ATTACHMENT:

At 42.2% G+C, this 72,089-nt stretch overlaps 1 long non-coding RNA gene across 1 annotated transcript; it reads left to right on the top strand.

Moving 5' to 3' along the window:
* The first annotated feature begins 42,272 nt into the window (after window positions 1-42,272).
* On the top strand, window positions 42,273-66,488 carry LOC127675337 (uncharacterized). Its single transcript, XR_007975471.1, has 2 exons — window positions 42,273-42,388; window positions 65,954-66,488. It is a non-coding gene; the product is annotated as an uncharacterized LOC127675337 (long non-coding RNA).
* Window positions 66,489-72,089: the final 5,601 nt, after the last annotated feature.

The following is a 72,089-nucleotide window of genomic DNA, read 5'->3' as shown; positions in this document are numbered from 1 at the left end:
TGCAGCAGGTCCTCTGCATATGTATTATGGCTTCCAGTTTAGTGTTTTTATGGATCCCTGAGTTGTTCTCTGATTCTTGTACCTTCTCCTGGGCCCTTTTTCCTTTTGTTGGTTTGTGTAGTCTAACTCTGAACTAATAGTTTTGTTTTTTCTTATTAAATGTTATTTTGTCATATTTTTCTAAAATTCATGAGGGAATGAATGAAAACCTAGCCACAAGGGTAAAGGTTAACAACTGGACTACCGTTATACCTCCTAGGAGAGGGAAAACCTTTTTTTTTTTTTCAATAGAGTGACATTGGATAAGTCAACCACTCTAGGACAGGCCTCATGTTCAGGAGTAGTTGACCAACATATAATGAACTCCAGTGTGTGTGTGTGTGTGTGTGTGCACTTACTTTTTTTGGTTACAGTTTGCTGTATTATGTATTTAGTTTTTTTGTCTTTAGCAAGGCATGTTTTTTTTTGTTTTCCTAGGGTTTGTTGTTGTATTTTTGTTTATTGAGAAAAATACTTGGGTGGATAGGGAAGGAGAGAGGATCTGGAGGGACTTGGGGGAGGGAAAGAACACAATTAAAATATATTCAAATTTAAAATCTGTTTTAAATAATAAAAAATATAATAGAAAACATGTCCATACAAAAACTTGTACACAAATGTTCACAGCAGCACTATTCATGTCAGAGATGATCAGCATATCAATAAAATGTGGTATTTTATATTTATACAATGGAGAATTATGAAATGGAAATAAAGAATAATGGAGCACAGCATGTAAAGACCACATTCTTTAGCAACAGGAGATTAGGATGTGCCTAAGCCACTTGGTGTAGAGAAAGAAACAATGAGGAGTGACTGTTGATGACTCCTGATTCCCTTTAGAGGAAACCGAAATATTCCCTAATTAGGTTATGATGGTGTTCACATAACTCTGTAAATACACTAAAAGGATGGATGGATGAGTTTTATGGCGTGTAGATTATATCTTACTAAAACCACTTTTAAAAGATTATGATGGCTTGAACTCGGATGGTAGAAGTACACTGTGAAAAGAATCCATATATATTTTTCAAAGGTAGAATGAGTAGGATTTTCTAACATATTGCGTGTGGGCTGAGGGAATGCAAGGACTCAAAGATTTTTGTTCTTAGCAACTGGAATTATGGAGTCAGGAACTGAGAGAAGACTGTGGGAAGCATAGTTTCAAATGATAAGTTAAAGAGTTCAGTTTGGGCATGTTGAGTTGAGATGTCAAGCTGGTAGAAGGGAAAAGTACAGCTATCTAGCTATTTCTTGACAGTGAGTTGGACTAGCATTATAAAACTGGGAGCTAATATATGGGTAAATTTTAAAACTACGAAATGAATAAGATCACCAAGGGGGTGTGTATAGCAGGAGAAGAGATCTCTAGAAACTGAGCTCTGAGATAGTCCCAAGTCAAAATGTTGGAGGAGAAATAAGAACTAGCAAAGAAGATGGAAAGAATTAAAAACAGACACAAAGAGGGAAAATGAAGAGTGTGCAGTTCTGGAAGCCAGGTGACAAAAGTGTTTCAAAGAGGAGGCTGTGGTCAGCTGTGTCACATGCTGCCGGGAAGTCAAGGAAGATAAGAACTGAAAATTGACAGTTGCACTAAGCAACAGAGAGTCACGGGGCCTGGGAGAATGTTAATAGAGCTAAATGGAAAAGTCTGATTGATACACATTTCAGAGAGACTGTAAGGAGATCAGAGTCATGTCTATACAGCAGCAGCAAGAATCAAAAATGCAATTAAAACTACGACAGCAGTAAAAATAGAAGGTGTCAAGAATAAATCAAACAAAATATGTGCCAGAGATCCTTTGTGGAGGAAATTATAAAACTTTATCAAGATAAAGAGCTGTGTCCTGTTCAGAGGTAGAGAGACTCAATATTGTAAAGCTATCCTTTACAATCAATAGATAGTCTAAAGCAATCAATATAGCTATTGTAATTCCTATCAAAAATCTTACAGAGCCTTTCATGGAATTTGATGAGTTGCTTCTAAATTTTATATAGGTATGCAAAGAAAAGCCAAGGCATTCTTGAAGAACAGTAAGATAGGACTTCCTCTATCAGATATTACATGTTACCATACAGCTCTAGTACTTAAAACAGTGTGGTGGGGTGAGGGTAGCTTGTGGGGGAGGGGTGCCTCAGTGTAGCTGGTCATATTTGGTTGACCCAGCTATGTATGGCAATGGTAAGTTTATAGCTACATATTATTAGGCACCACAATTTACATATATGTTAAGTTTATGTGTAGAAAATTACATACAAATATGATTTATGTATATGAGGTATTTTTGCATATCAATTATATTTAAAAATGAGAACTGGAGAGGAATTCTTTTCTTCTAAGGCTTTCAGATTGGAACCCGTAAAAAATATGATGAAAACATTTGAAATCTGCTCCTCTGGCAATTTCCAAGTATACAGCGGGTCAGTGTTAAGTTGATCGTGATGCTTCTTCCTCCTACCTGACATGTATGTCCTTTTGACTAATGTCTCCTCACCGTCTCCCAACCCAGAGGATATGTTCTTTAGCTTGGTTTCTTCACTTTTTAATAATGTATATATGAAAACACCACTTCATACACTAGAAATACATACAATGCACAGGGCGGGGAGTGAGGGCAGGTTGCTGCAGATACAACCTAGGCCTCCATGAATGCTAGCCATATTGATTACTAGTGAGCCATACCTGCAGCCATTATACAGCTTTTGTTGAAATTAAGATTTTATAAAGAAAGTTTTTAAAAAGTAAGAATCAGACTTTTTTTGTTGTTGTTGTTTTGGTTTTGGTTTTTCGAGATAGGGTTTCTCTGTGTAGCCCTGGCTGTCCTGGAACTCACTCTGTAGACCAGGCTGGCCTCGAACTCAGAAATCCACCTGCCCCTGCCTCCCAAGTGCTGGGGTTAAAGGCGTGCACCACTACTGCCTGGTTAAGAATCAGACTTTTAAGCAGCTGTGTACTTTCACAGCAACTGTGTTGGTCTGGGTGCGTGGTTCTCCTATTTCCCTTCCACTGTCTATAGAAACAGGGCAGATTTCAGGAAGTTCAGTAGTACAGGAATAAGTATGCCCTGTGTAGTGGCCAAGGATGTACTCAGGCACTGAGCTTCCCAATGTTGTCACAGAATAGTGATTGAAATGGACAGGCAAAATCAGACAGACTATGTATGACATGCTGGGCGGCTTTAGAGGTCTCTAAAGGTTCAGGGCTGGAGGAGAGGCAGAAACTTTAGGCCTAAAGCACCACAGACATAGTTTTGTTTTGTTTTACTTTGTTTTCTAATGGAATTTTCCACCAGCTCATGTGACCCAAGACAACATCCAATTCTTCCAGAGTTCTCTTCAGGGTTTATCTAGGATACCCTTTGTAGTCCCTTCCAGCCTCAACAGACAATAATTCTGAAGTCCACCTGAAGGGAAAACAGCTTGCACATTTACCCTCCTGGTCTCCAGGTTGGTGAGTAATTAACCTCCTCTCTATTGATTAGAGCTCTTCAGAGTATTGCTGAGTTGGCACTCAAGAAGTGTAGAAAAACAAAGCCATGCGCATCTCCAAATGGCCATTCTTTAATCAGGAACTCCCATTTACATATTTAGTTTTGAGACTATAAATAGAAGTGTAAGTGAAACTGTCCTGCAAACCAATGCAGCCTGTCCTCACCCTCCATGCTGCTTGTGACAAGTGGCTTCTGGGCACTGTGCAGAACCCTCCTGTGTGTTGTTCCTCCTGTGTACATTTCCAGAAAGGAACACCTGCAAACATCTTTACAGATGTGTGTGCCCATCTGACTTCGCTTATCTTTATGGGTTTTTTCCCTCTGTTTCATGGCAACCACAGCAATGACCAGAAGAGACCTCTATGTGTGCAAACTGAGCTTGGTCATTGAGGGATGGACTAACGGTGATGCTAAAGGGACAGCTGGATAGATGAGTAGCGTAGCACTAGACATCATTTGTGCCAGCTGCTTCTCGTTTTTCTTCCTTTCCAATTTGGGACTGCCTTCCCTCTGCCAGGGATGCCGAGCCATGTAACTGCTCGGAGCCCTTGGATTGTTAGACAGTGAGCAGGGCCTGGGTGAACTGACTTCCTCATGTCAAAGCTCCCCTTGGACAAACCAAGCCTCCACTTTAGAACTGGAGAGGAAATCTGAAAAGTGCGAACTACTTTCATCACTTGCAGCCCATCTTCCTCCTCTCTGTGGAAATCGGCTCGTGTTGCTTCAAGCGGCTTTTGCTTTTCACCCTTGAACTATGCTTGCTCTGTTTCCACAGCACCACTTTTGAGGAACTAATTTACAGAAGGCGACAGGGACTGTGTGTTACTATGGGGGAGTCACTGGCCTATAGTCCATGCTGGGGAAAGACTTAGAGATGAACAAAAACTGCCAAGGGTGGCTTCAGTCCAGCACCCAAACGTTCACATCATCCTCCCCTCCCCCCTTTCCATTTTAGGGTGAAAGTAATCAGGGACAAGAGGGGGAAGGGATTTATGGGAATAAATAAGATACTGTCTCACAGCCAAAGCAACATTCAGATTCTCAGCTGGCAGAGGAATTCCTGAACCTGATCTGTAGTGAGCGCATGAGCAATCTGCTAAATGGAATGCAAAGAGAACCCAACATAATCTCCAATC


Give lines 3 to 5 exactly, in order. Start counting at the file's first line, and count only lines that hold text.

* The first annotated feature begins 42,272 nt into the window (after window positions 1-42,272).
* On the top strand, window positions 42,273-66,488 carry LOC127675337 (uncharacterized). Its single transcript, XR_007975471.1, has 2 exons — window positions 42,273-42,388; window positions 65,954-66,488. It is a non-coding gene; the product is annotated as an uncharacterized LOC127675337 (long non-coding RNA).
* Window positions 66,489-72,089: the final 5,601 nt, after the last annotated feature.